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Individual Atonement is Rooted in Communal Atonement

Atonement on Yom Kippur emanates from the brit (covenant) of love which God made with our forefathers. Fasting on Yom Kippur releases the soul from its material bondage and desires, revealing its true, good aspirations.


Rabbi Eliezer Melamed


The Secret of Yom Kippur’s Atonement

The foundation of Yom Kippur emanates from the brit ha’ahavah (covenant of love) that God made with our fathers, Abraham, Isaac and Jacob, which was performed through the mitzvah of brit milah (circumcision), strengthened when God took Israel out of Egypt, and was completed when God gave us the Torah, and as a result, the world continued to exist (Shabbat 88a).

This brit was revealed to the Jewish nation on Yom Kippur, for it was then that God completely forgave Israel for the Sin of the Golden Calf, and once again gave the Torah to Israel in the form of the Two Tablets, and commanded the building of the Mishkan (Sanctuary) in order for His Shechina (Divine Presence) to dwell within them (Pirkei D’ Rebbe Eliezer 56; Tanhuma Terumah 8, Ki Tisa 31).

And therefore we were commanded to fulfill Yom Kippur for all generations – the day on which the covenant of love between God and His people of Israel is revealed.

The Covenant is not dependent on Actions

It is important to understand that this covenant which God made with Israel is not dependent on the actions of the Jewish nation, but rather, on the special neshama (soul) which God created for Israel, a soul which at its very core, yearns for tikkun olam (perfecting the world) by means of revealing the Divine Light. This is the meaning of the verse: "You are a nation consecrated to God your Lord; God your Lord chose you to be His am segula (Chosen People) among all the nations on the face of the earth" (Deuteronomy 7:6).

It is also written: "For the Lord has chosen Israel as his personal possession" (Psalm 135:4). Therefore, even if Israel sins immeasurably, the Heavenly covenant cannot be broken, as it is written: "The Lord will not forsake his people, for they are his prize" (Psalm 94:14).

However, if Israel sins, they will be punished with harsh trials and tribulations, and the greater their sins are, the harsher the punishment will be, this, in order to purify and return them to God; nevertheless, Israel will never be able to break God’s covenant, as it is written: "As surely as I am the living Lord God, I will rule over you with my powerful arm. You will feel my fierce anger and my power, when I gather you from the places where you are scattered and lead you into a desert surrounded by nations. I will meet you there face to face… I will force each of you to obey the regulations of our solemn covenant"(Ezekiel 20:32-37).

The Covenant and Judgment

Usually, the world is conducted according to the rules of judgment as determined by God at the time of Creation, that it would be run according to the actions of human beings. If men choose good – blessings will abound, and if they choose evil - blessings will diminish, and troubles will increase.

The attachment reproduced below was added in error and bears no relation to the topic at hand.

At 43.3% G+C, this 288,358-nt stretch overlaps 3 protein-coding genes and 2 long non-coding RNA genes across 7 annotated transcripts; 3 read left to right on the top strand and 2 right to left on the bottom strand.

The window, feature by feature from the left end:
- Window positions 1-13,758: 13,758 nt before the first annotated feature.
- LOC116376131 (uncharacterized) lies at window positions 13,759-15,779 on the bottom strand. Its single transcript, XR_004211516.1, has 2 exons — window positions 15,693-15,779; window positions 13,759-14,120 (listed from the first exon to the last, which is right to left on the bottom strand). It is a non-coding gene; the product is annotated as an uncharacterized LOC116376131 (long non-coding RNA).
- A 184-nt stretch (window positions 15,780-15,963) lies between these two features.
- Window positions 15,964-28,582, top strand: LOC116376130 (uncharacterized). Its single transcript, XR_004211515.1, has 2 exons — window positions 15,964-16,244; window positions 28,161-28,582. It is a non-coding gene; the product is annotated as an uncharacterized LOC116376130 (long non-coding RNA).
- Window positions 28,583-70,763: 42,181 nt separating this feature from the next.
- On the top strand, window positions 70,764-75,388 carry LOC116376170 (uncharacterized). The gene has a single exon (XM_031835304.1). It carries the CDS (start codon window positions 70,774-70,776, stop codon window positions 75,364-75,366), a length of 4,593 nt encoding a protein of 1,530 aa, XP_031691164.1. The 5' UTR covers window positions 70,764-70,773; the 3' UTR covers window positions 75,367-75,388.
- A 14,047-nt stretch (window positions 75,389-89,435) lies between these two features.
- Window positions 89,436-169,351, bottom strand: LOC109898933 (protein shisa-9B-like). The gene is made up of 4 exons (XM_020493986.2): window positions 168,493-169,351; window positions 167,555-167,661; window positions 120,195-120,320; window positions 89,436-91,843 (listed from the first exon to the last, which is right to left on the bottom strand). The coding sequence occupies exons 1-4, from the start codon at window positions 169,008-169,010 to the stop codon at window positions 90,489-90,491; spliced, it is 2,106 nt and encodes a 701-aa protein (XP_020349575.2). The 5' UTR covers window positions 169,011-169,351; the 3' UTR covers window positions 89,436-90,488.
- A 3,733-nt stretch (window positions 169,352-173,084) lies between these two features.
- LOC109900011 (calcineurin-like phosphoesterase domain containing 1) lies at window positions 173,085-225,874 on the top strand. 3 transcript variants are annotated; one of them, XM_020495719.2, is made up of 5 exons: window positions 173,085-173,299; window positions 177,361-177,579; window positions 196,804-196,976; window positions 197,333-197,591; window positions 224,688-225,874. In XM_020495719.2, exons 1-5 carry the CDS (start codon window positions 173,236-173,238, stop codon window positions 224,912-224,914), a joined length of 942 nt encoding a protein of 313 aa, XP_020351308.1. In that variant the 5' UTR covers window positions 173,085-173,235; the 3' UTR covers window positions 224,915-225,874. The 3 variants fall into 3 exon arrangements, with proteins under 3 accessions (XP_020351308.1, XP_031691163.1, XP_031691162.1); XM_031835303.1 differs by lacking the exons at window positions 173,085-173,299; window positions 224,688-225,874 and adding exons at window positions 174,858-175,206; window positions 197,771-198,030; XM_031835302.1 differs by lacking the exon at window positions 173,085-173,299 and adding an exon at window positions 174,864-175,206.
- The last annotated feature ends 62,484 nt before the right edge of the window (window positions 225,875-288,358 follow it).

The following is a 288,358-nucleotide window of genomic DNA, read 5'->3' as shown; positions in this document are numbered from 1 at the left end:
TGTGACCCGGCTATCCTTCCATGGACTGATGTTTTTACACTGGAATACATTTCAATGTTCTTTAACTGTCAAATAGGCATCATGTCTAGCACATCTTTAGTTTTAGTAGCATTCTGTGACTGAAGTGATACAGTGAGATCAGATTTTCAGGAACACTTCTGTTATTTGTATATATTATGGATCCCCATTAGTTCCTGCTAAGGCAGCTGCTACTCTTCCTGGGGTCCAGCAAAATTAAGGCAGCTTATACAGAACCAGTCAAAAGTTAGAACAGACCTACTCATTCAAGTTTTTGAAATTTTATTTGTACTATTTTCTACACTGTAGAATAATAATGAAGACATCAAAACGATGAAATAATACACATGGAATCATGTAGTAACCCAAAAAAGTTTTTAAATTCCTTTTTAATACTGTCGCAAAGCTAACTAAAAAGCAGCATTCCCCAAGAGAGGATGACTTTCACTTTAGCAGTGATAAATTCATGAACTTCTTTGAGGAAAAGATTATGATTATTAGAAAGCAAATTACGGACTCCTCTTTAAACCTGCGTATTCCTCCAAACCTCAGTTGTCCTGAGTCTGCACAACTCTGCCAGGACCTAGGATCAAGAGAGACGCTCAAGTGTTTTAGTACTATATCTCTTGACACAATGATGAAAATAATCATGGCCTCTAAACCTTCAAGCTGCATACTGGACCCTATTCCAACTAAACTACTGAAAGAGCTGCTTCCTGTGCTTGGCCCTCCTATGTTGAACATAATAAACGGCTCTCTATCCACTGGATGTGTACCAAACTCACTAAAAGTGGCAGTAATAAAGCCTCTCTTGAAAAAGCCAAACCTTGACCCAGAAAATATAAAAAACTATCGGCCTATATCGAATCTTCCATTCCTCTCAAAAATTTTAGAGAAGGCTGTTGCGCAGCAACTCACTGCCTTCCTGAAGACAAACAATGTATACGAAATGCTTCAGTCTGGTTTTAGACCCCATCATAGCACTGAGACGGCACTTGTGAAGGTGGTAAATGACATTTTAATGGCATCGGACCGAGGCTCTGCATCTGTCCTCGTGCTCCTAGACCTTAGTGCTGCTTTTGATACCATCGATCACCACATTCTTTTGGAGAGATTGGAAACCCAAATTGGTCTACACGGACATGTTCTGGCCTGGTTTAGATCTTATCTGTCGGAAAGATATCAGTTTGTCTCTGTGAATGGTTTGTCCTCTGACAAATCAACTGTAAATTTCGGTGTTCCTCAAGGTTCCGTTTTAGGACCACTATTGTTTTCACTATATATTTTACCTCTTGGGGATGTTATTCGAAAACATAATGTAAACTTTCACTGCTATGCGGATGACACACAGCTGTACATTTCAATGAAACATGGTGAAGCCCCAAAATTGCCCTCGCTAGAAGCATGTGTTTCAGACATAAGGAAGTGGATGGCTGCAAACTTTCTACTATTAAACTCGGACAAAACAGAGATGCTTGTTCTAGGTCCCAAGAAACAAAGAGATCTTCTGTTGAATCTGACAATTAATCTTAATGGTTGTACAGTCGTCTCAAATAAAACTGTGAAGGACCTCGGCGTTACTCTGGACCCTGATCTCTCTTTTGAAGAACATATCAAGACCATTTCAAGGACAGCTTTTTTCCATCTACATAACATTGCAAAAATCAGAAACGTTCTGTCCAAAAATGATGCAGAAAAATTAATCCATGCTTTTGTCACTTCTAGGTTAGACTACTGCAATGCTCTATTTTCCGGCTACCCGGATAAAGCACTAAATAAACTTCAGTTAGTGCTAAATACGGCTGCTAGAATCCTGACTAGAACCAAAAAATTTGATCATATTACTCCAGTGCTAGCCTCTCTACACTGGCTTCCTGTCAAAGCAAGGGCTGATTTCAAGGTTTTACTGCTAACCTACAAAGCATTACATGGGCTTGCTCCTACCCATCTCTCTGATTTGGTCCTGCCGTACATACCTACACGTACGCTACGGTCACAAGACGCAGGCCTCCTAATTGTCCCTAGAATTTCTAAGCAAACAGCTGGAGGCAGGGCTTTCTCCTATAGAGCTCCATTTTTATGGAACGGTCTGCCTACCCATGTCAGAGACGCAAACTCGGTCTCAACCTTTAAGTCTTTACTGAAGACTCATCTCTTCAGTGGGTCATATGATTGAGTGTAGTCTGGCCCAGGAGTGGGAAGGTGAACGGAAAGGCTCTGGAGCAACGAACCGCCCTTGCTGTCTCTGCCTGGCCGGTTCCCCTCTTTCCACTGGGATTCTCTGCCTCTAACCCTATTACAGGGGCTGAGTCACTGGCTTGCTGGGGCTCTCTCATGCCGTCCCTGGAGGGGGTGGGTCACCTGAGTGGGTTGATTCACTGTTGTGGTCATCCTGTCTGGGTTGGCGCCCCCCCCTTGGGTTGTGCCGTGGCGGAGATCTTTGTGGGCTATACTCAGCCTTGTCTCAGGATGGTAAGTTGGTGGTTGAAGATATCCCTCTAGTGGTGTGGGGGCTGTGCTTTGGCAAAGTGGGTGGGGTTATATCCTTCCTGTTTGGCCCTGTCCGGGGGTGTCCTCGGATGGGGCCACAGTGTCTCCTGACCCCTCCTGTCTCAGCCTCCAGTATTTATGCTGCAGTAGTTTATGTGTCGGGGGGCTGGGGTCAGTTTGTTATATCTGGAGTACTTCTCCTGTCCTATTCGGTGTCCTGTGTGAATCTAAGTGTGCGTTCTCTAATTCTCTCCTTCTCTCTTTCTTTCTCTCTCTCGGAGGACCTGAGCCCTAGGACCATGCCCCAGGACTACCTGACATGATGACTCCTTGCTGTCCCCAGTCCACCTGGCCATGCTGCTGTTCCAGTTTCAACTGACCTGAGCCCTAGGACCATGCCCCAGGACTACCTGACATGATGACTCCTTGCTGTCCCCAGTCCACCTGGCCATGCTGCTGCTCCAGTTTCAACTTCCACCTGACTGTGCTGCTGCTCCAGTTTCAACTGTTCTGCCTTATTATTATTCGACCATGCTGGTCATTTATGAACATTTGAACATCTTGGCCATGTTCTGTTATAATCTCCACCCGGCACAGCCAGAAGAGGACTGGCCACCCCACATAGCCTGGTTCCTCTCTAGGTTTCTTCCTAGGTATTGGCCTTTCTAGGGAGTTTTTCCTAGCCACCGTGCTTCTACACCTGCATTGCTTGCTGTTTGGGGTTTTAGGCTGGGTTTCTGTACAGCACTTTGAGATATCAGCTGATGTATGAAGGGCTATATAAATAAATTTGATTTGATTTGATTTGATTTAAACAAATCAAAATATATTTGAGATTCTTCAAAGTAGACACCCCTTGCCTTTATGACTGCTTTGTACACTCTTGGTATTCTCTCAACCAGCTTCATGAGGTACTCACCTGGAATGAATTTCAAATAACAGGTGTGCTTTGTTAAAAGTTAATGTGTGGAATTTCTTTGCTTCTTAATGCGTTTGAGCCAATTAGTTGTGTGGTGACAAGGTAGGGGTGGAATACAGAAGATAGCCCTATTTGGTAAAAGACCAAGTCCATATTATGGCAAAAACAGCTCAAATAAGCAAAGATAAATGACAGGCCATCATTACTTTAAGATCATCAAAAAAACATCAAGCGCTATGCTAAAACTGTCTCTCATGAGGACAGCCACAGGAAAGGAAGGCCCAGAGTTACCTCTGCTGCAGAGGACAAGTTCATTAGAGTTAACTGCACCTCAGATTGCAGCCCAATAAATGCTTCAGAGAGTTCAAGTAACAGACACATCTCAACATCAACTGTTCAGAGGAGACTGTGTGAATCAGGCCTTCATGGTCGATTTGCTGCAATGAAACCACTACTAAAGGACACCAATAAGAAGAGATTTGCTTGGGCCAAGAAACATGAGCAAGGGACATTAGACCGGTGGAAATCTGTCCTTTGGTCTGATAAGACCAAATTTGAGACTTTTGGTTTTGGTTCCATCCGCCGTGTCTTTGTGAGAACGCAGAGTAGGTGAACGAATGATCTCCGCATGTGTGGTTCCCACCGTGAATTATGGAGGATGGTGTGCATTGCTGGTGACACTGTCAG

Seemingly according to this, if sins multiply beyond a certain limit - the world will be destroyed. However, on Yom Kippur, the gates of Heaven are opened, God’s Supreme Guidance is revealed, Israel’s sins are forgiven at their core, and in their merit, the world continues to exist and progress towards its Redemption.

Nevertheless, God’s supervision of the world by means of judgment does not cease to exist, and for every sin or transgression which is not amended by teshuva (repentance), punishment will be meted out. And if the sins increase and multiply, the punishments will be insufferable, but will remedy and purify Israel. This is what is clarified in the Torah and the Prophets and the sayings of our Sages that even if Israel does not repent - the Geula (Redemption) that God promised our forefathers and us, will come. The choice we have is whether our actions influence its coming quickly and joyfully, or, God forbid, after a long and difficult road, filled with suffering.

The Principle Atonement on Yom Kippur Relates to Clal Yisrael

On Yom Kippur, kiddushat Clal Yisrael (the sanctity of all of Israel) is revealed, and thus, on this holy day, the Kohen Gadol (the High Priest), on behalf of all Israel entered the Kodesh Hakadashim (‘Holy of Holies’, the inner sanctuary of the Holy Temple) to atone for all of Israel. This is amazing! How could the Kohen Gadol confess for every single Jew? In fact, the principle atonement of Yom Kippur is for Clal Yisrael, including the inner nucleus of every single Jew, but for the private sins of each individual, Yom Kippur does not atone without that individual's own teshuva (repentance) (see, ‘Peninei Halakha: Yamim Nora’im 6:7-10).

Since this is so, there are some "tzadikim" (seemingly righteous people) who make great efforts on Yom Kippur to do teshuva over their private sins, and often add detailed confessions of all types of sins to atone for themselves, but as a result of their self-involvement, forget to think about Clal Yisrael. They err, because the principle avodah (service) of Yom Kippur is to reveal the general relationship between God and Israel His People., as can be seen from he wording of the prayers and confessions on Yom Kippur, written in the plural.

Therefore, first and foremost, everyone should pay attention to the wording of the prayers and direct his heart to them, and thinking to himself, add what he can do in order to help fulfill the Jewish nation’s role of perfecting the world in the Kingdom of the Almighty. What can he do for the sake of kibbutz Ha’Galiyot (the Ingathering of the Exiles), settling the Land, increasing and glorifying the Torah so that the Kingdom of God will be revealed in the world, so people will be better and more moral, and as a result, think about how he can further sanctify God's name in his work, and how he can educate hid family in the Jewish nation’s great mission.